Universal set the ball rolling on their extended cinematic universe full of monsters with the release of 'The Mummy', but the 'Dark Universe', as they're calling it, arrives not with monstrous roar but a musty death rattle.
Universal, without a superhero franchise to exploit, decided that they could cash-in on the current trend of extended cinematic universes through their amazing archive of monsters. Basing their universe on the cinematic classics like Dracula, the creature from the Black Lagoon, Frankenstein's monster and the invisible man, these characters are to be woven into a tapestry of interconnected films until audiences are themselves mummified.
Before 'The Mummy' had even opened in cinemas, the film's director Alex Kurtzman was already confirming the plans for more monsters to be added to the Dark Universe slate. We as an audience had to be prepared, whether we liked 'The Mummy' or not, that this was the beginning of a series. Ironically in a press conference, Kurtzman was quoted as saying: "I believe strongly that the only way you can build a universe is not to start by trying to build a universe."
Unfortunately for Kutzman and the Dark Universe, 'The Mummy' is spectacularly average. It's not bad enough to be entertaining and isn't an interesting enough beginning to this universe, and it's made all the more underwhelming by its own marketing materials. Several trailers and featurettes were released in the lead-up to the film's opening and with each new glimpse at the story, more and more of the mystery was simply handed to us before we even had to buy a ticket.
Essentially, if you've seen the trailers for 'The Mummy', you've seen the entire film.
That's not an exaggeration -- every surprise and twist of the film is almost entirely laid out in most of the film's trailers. Tom Cruise plays Nick Morton, a man who should probably be tried for war profiteering. As we already know, Morton unwittingly releases an ancient Egyptian princess, Ahmanet, from her prison tomb and then all hell breaks loose.
Morton dies in a plane crash. We know this because they shot the plane scene in zero gravity. It was a huge part of the early publicity for the film. They shot the plane crash scene, and in the trailer we see Morton as the plane hurtles toward the ground. Then we see him waking up in a morgue. He's in a body bag. He's fine.
The same reluctance to save reveals for the actual movie-going experience is even better exemplified with Russell Crowe's character. The film released an entire featurette about Crowe's character and the "mysterious organisation" he works for. "I'm a doctor," Crowe says in the clip, "My name is Jekyll," he says practically elbowing the viewer in the ribs. "DOCTOR HENRY JEKYLL" he says, bludgeoning the viewer with a table full of surgical instruments. Get it? He's that guy!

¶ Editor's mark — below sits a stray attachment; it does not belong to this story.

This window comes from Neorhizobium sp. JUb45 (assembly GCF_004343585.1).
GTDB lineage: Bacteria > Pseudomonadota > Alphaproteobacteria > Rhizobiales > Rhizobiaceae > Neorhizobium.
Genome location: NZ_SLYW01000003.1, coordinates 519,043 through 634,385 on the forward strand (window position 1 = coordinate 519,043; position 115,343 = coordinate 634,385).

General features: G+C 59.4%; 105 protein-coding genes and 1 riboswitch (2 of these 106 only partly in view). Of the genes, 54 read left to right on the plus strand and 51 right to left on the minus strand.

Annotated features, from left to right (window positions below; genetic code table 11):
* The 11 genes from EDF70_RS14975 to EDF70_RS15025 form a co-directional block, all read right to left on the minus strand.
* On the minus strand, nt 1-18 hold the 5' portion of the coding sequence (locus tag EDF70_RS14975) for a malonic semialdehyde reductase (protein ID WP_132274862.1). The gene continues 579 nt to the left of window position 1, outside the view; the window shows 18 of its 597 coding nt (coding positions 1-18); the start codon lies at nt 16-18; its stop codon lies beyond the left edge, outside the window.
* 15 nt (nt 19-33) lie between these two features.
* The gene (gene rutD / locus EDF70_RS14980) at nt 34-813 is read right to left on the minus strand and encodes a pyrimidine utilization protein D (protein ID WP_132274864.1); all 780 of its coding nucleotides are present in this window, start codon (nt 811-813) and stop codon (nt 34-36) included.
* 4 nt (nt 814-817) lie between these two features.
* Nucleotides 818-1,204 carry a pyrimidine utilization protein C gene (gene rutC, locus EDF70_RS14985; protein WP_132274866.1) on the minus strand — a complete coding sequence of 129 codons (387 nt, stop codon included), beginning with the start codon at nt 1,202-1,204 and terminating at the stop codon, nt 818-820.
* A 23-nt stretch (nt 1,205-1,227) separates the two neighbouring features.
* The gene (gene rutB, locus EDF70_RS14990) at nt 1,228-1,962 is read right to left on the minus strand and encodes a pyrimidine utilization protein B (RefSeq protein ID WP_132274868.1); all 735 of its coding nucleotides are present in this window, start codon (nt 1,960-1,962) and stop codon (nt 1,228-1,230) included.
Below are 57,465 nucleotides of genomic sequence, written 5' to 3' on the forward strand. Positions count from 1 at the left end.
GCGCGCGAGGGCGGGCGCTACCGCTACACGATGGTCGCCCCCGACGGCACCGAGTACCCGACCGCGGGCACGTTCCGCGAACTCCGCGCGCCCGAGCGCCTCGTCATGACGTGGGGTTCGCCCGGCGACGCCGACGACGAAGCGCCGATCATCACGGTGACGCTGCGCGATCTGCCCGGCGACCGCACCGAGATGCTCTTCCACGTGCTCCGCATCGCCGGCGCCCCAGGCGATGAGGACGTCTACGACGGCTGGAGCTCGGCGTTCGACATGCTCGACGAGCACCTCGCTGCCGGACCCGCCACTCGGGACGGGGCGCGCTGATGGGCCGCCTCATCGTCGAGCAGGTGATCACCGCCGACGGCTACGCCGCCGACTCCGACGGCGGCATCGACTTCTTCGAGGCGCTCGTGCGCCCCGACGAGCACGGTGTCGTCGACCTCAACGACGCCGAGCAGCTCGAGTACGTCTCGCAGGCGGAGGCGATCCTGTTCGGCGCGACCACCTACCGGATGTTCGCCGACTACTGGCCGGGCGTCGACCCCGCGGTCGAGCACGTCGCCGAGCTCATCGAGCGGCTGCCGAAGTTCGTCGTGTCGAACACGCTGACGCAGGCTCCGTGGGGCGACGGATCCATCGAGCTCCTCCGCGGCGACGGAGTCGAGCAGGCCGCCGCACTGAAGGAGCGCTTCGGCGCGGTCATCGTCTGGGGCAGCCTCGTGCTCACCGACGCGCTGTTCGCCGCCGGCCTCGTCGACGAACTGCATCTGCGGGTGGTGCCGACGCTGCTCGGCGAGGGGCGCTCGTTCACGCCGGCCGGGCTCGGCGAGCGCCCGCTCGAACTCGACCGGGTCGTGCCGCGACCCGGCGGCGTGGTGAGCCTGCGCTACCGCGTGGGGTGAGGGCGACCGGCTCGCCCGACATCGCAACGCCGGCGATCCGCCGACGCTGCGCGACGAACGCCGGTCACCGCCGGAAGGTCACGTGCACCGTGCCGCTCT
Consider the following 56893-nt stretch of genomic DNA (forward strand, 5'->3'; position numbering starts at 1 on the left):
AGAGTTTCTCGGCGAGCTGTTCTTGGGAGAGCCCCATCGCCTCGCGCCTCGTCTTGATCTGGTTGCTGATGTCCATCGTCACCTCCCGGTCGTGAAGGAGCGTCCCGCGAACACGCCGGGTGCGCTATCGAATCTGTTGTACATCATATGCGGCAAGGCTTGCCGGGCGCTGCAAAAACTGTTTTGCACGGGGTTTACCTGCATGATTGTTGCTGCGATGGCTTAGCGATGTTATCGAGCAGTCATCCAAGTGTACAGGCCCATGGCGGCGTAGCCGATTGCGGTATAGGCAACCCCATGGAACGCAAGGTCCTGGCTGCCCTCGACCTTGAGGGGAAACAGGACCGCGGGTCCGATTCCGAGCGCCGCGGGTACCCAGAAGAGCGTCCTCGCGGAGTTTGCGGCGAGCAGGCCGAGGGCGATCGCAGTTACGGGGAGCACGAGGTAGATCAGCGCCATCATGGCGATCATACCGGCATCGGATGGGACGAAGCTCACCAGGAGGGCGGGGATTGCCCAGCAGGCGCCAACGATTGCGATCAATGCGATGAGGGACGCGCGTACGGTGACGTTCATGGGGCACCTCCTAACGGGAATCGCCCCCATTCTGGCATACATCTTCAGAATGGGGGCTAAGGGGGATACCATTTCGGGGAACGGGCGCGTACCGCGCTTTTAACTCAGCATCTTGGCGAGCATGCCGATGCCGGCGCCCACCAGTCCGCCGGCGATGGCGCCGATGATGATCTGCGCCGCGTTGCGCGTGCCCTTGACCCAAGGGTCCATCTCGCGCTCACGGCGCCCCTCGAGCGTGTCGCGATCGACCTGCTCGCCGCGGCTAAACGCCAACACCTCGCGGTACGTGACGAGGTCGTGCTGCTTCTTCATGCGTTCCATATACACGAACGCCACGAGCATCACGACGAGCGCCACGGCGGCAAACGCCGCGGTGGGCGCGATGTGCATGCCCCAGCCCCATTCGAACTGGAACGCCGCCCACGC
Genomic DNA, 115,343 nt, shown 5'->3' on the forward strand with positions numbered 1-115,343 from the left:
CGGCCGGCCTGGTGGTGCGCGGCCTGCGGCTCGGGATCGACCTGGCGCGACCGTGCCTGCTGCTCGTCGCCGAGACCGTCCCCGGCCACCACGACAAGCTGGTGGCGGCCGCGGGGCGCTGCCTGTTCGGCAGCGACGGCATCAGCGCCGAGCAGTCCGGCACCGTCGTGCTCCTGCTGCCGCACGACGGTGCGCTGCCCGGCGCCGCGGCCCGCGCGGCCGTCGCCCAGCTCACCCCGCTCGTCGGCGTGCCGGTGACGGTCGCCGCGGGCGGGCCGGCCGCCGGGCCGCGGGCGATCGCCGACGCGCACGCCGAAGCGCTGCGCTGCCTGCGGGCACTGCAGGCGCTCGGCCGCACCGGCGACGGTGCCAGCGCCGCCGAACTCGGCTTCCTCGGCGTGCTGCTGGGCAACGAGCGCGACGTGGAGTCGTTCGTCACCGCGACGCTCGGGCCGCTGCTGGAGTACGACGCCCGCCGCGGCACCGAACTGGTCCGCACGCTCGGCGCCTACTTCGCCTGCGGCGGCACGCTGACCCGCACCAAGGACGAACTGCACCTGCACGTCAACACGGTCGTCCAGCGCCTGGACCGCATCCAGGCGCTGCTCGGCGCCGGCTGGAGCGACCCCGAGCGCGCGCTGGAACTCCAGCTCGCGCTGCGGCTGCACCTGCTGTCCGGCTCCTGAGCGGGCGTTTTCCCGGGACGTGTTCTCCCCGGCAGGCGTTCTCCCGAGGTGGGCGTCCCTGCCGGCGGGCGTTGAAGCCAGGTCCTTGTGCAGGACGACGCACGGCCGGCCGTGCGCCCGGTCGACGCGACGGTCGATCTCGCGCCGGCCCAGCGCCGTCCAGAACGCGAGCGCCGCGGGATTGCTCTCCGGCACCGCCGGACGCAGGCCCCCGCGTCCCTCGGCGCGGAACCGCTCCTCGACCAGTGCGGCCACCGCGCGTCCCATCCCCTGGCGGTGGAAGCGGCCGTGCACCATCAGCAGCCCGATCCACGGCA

The clip then shows Crowe hulking out, transforming into his alter-ego Mr Hyde because we as an audience can't be trusted to put two and two together after all the subtle hints that have been dropped. We're too busy Googling vitamin E creams to help the bruising from Crowe's dialogue. There's no need to spoil this reveal before the film. In fact, doing so disempowers it to the point of apathy.
Meanwhile the two female leads, Sofia Boutella as Ahmanet and Annabelle Wallis as "female woman", are given even less to do than the audience. Boutella's mummy is psychically linked to Morton after she brings him back from the dead, which gives her the ability to show up in every scene when it's most expected. Prior to the premiere, Kurtzman told the Sydney audience, "Sofia is going to scare the sh*t out of you". And she will, if one of your biggest fears is a character who slowly walks into a scene at the precise moment you expect. Terrifying in her punctuality.
On the back of her starring role as "the blonde woman" in the box office disaster 'King Arthur', Wallis' character is an attempt to give Cruise something to do, but for some reason their relationship seems to be missing a chapter. This is more a flaw in the casting of Cruise more than Wallis, as his roguish character seemed to be written for someone a tad younger who could pull off a charming anti-hero. Unlike Chris Pratt's Star Lord from the 'Guardians of the Galaxy' films, Cruise's thieving Casanova never feels fully formed. He's great at running away from explosions, though!
A lack of fully-formed characters is partly why 'The Mummy' feels so empty, but the real failure is the film's soullessness. It gives away all its surprises early because it is in itself simply a trailer for something bigger. "There's going to be more than this," it keeps reminding you. "Cinematic universe", it whispers to you as you try and sleep through the slower bits of the film. "Cinematic universe," Tom Cruise says on the publicity trail, with the same reluctant conviction of someone saying "hangover fun run".
'The Mummy' isn't the beginning of the Dark Universe, it's the sizzle reel. A constant edging of the audience toward what will be, rather than allowing us to revel in what is and that, like Kurtzman himself said, is no way to build a cinematic universe.
'The Mummy' is in cinemas now, and... it's OK. But nothing more.
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